A member of the Raqqa Civil Council's security forces inspects motorcycle riders at a checkpoint in the former ISIS stronghold on October 16, 2018. File photo: Delil Souleiman | AFp
ERBIL, Kurdistan Region — In a direct rebuke to US President Donald Trump's tweets calling for Syrian Kurds and Turkey to get along, Turkish Presidential Spokesperson Ibrahim Kalin called equating Syrian Kurds with the PKK (Kurdistan Workers' Party) a "fatal mistake."
"Mr @realDonaldTrump It is a fatal mistake to equate Syrian Kurds with the PKK, which is on the US terrorists list, and its Syria branch PYD/YPG," he tweeted early Monday.
Kalin picked up on the lack of nuance in Trump's pair of tweets on Sunday when he said the United States "will devastate Turkey economically if they hit Kurds."
"Turkey fights against terrorists, not Kurds. We will protect Kurds and other Syrians against all terrorist threats," added Kalin.
Kalin reiterated Ankara's stance that "there is no difference" between the People's Protection Units (YPG) in Syria, their political arm the Democratic Union Party, ISIS, and the PKK.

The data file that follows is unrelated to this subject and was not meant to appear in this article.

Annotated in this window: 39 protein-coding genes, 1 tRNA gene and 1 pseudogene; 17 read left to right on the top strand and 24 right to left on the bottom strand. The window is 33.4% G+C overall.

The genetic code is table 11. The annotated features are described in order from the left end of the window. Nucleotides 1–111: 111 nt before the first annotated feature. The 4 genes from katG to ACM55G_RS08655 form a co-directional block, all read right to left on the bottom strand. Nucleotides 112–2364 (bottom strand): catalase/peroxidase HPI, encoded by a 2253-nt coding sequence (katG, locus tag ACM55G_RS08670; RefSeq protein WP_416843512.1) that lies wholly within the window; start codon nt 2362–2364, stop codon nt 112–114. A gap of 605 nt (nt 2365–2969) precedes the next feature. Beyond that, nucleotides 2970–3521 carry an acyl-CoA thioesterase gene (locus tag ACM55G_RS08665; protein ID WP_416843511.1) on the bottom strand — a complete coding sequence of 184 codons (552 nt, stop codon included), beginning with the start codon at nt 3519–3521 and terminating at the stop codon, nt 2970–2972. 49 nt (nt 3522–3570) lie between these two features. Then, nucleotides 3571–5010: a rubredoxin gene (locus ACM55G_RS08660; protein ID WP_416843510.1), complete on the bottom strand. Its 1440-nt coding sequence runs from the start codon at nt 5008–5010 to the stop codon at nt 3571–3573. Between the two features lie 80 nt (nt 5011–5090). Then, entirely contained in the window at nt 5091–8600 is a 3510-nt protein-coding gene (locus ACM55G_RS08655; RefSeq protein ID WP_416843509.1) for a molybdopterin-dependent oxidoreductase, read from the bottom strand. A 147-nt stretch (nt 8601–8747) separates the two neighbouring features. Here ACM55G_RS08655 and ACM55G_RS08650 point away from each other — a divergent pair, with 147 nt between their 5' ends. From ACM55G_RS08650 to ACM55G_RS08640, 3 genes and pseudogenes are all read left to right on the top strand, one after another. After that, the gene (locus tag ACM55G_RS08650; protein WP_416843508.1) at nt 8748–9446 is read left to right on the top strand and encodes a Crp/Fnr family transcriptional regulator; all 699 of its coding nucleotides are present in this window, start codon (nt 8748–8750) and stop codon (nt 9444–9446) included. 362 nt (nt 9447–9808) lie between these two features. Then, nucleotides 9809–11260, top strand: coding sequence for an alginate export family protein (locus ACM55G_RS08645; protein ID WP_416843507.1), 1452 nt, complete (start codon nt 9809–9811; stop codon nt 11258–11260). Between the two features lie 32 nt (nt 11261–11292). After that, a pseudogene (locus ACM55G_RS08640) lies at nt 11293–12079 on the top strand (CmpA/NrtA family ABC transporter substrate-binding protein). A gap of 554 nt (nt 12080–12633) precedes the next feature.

And to that end, Washington is being duplicitous because Ankara considers the YPG to be the Syrian extension of the PKK, argued Kalin.
The YPG, although ideologically inspired by PKK founder Abdullah Ocalan, denies any organic or command structure links to the PKK which is based in the Qandil Mountains of the Kurdistan Region of Iraq. It recently also asked Ankara to provide proof of the link.
"Terrorists can’t be your partners & allies. Turkey expects the US to honor our strategic partnership and doesn’t want it to be shadowed by terrorist propaganda," wrote Kalin.
Kalin did not fire back at Trump's "20 mile safe zone" that followed economic devastation to Turkey — an apparent effort to isolate the already fledgling economy.
The diplomatic spat comes as US Secretary of State Mike Pompeo is on a Middle East tour. Noticeably absent from his itinerary is a stop in Turkey.
Last week, Trump's National Security Advisor John Bolton reportedly was snubbed a meeting with Turkish President Recep Tayyip Erdogan.
Analysts have faulted Trump's snap Twitter diplomacy for hamstringing the efforts of Bolton, Pompeo, and Ambassador James Jeffrey — the president's special envoy to the international anti-ISIS coalition and the State Department's envoy for Syria engagement.